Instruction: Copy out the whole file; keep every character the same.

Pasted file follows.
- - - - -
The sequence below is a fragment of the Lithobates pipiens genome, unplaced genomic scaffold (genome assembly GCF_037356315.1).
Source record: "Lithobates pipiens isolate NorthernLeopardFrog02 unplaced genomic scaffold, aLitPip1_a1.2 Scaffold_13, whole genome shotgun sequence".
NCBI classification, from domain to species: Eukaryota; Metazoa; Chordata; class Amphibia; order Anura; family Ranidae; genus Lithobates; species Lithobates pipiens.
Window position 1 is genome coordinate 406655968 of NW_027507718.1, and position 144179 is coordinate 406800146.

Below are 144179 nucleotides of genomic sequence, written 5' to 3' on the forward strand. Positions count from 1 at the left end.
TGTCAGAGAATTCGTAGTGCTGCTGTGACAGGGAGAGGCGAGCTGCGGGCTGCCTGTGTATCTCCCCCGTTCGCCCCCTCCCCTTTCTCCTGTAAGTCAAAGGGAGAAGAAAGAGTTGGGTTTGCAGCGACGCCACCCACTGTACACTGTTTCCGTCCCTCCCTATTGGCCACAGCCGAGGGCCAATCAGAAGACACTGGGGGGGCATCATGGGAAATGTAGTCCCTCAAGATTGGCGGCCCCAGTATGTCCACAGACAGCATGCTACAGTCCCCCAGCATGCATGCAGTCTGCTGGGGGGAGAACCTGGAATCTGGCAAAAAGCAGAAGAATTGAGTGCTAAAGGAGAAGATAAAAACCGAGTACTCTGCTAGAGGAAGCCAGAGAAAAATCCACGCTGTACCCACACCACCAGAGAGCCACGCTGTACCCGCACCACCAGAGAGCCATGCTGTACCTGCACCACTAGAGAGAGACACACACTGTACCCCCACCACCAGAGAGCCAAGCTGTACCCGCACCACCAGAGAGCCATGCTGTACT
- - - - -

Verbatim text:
The sequence below is a fragment of the Lithobates pipiens genome, unplaced genomic scaffold (genome assembly GCF_037356315.1).
Source record: "Lithobates pipiens isolate NorthernLeopardFrog02 unplaced genomic scaffold, aLitPip1_a1.2 Scaffold_13, whole genome shotgun sequence".
NCBI classification, from domain to species: Eukaryota; Metazoa; Chordata; class Amphibia; order Anura; family Ranidae; genus Lithobates; species Lithobates pipiens.
Window position 1 is genome coordinate 406655968 of NW_027507718.1, and position 144179 is coordinate 406800146.

Below are 144179 nucleotides of genomic sequence, written 5' to 3' on the forward strand. Positions count from 1 at the left end.
TGTCAGAGAATTCGTAGTGCTGCTGTGACAGGGAGAGGCGAGCTGCGGGCTGCCTGTGTATCTCCCCCGTTCGCCCCCTCCCCTTTCTCCTGTAAGTCAAAGGGAGAAGAAAGAGTTGGGTTTGCAGCGACGCCACCCACTGTACACTGTTTCCGTCCCTCCCTATTGGCCACAGCCGAGGGCCAATCAGAAGACACTGGGGGGGCATCATGGGAAATGTAGTCCCTCAAGATTGGCGGCCCCAGTATGTCCACAGACAGCATGCTACAGTCCCCCAGCATGCATGCAGTCTGCTGGGGGGAGAACCTGGAATCTGGCAAAAAGCAGAAGAATTGAGTGCTAAAGGAGAAGATAAAAACCGAGTACTCTGCTAGAGGAAGCCAGAGAAAAATCCACGCTGTACCCACACCACCAGAGAGCCACGCTGTACCCGCACCACCAGAGAGCCATGCTGTACCTGCACCACTAGAGAGAGACACACACTGTACCCCCACCACCAGAGAGCCAAGCTGTACCCGCACCACCAGAGAGCCATGCTGTACT